Watch Preciously Rare Footage of Paul McCartney Recording “Blackbird” at Abbey Road Studios (1968)

Paul McCartney’s “Black­bird” com­petes with Lennon’s “Julia” as the most ten­der song on the Bea­t­les’ White Album and maybe in the band’s entire cat­a­logue. Inspired by a Bach piece that McCart­ney and George Har­ri­son learned to play when they were young, its fin­ger-picked acoustic gui­tar has the sound of a folk lul­la­by. But the song’s shift­ing time sig­na­tures and del­i­cate melody make it some­thing of a tricky one: record­ing ses­sions at Abbey Road involved a series of 32 takes, most of them false starts and only 11 com­plete. The ver­sion we hear on the album is the final take, fin­ished while Lennon worked on “Rev­o­lu­tion 9” in the stu­dio next door.

You can see 1:33 of that ses­sion in the footage above, cap­tured on 16mm by a film crew from Apple Records direct­ed by Tony Bramwell, part of a 10-minute pro­mo that also includ­ed footage of McCart­ney record­ing “Hel­ter Skel­ter” and “var­i­ous oth­er scenes from inside the stu­dio, in the Apple Bou­tique, Apple Tai­lor­ing, McCartney’s gar­den and oth­er loca­tions,” the Bea­t­les Bible notes. It’s an ephemer­al doc­u­ment of time pass­ing peace­ably dur­ing the gru­el­ing 5‑month White Album ses­sions, which for all their leg­endary ten­sion and ran­cor, includ­ed many moments like these.

The three-day ordeal that was the record­ing of “Ob-La-Di, Ob-La-Da” (after which engi­neer Geoff Emer­ick quit) pro­vides stark con­trast, and maybe con­fir­ma­tion that the Bea­t­les were at their best when they worked sep­a­rate­ly in 1968. The brief film above also con­firms a more tech­ni­cal record­ing con­cern: the tick­ing we hear in the stu­dio track is not a metronome, but Paul’s feet alter­nate­ly tap­ping on the wood stu­dio floor to mea­sure out the bars of the com­plex song, which shifts between 3/4, 4/4, and 2/4 time. “Part of its struc­ture is a par­tic­u­lar har­mon­ic thing between the melody and the bass line which intrigued me,” he remem­bered, and we see him striv­ing to get it right.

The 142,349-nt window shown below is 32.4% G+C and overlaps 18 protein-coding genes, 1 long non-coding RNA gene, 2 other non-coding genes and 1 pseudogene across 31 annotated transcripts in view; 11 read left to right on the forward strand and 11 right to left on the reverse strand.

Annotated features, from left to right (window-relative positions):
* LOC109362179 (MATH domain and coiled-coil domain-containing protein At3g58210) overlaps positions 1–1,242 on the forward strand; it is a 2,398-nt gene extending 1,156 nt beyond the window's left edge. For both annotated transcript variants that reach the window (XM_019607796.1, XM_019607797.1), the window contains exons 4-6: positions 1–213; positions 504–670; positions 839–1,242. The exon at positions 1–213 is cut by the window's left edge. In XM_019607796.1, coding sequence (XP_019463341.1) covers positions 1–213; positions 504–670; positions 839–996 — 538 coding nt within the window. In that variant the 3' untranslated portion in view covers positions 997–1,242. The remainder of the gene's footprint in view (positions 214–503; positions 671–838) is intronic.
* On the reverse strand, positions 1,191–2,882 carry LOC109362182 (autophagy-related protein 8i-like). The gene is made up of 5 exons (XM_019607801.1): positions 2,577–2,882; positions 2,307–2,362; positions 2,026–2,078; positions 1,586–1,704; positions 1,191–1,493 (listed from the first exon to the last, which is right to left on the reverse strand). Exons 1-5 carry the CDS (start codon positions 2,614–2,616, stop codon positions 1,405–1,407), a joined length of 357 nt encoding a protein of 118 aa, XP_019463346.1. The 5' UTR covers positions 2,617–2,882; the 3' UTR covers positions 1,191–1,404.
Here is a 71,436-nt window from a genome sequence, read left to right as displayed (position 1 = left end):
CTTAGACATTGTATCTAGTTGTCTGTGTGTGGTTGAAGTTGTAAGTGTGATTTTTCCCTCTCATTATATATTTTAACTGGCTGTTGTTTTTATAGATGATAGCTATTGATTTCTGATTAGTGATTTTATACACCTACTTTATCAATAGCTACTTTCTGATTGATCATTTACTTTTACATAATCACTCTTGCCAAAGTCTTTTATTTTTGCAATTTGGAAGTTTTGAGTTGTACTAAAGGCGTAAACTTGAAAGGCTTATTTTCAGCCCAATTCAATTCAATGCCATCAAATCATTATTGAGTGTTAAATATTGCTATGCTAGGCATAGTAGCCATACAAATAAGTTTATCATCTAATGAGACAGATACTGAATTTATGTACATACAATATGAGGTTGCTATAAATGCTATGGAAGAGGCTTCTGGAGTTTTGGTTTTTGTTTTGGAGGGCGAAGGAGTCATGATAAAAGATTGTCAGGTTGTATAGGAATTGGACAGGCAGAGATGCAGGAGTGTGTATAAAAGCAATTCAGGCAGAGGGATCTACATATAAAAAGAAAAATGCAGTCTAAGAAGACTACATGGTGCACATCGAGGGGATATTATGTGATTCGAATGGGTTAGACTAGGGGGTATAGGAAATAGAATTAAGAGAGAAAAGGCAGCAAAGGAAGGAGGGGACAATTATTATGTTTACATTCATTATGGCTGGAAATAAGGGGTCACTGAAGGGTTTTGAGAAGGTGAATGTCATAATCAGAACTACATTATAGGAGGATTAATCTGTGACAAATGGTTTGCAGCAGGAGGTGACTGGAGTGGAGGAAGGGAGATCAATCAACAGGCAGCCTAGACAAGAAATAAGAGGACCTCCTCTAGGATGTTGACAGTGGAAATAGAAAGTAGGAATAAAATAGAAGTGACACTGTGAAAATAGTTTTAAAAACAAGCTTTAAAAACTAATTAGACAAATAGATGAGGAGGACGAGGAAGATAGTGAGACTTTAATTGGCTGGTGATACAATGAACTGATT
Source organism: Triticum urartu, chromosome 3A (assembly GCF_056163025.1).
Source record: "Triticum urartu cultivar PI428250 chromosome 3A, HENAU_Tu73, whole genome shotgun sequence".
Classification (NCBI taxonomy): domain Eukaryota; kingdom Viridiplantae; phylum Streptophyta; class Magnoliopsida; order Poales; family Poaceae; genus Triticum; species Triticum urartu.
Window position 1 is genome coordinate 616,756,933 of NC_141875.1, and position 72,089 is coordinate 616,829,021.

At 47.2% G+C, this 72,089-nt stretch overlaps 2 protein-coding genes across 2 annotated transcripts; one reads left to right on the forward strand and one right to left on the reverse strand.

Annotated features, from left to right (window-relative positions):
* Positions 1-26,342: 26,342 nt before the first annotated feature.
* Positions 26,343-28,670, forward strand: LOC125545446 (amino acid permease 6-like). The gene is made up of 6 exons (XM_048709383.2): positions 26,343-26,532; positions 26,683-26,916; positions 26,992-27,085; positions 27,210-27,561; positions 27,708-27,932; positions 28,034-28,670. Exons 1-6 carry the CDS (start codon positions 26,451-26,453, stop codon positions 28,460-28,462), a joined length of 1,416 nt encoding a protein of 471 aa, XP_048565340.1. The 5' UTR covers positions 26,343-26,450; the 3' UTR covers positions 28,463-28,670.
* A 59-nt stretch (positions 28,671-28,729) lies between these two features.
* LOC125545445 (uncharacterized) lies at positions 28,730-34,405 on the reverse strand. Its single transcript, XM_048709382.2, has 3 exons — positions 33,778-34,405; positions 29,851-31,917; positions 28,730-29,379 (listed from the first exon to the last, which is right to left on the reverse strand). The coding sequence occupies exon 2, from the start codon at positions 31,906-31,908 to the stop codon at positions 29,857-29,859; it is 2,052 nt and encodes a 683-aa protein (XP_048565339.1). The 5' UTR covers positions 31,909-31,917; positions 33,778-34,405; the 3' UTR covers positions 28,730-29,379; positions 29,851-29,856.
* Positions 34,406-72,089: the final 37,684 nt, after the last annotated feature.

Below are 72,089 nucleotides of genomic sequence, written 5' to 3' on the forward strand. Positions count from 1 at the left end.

After the Bea­t­les, McCart­ney made “Black­bird” a reg­u­lar part of his set, play­ing it at near­ly every con­cert from 1975 on. It wasn’t only the beau­ty of the song that has moved him all these years, but its inspi­ra­tion, the Civ­il Rights move­ment, which “all of us cared pas­sion­ate­ly about,” he said. “Black­bird” is “sym­bol­ic, so you could apply it to your par­tic­u­lar prob­lem,” but the song’s intend­ed mes­sage, he said, was “from me to a black woman, expe­ri­enc­ing these prob­lems in the States: ‘Let me encour­age you to keep try­ing, to keep your faith, there is hope.’”

Below you can watch McCart­ney talk about the sto­ry behind “Black­bird” in a 2005 pro­duc­tion called Chaos & Cre­ation at Abbey Road.

via Boing Boing

Relat­ed Con­tent: 

When the Bea­t­les Refused to Play Before Seg­re­gat­ed Audi­ences on Their First U.S. Tour (1964)

How “Straw­ber­ry Fields For­ev­er” Con­tains “the Cra­zi­est Edit” in Bea­t­les His­to­ry

Hear the Beau­ti­ful Iso­lat­ed Vocal Har­monies from the Bea­t­les’ “Some­thing”

Josh Jones is a writer and musi­cian based in Durham, NC. Fol­low him at @jdmagness

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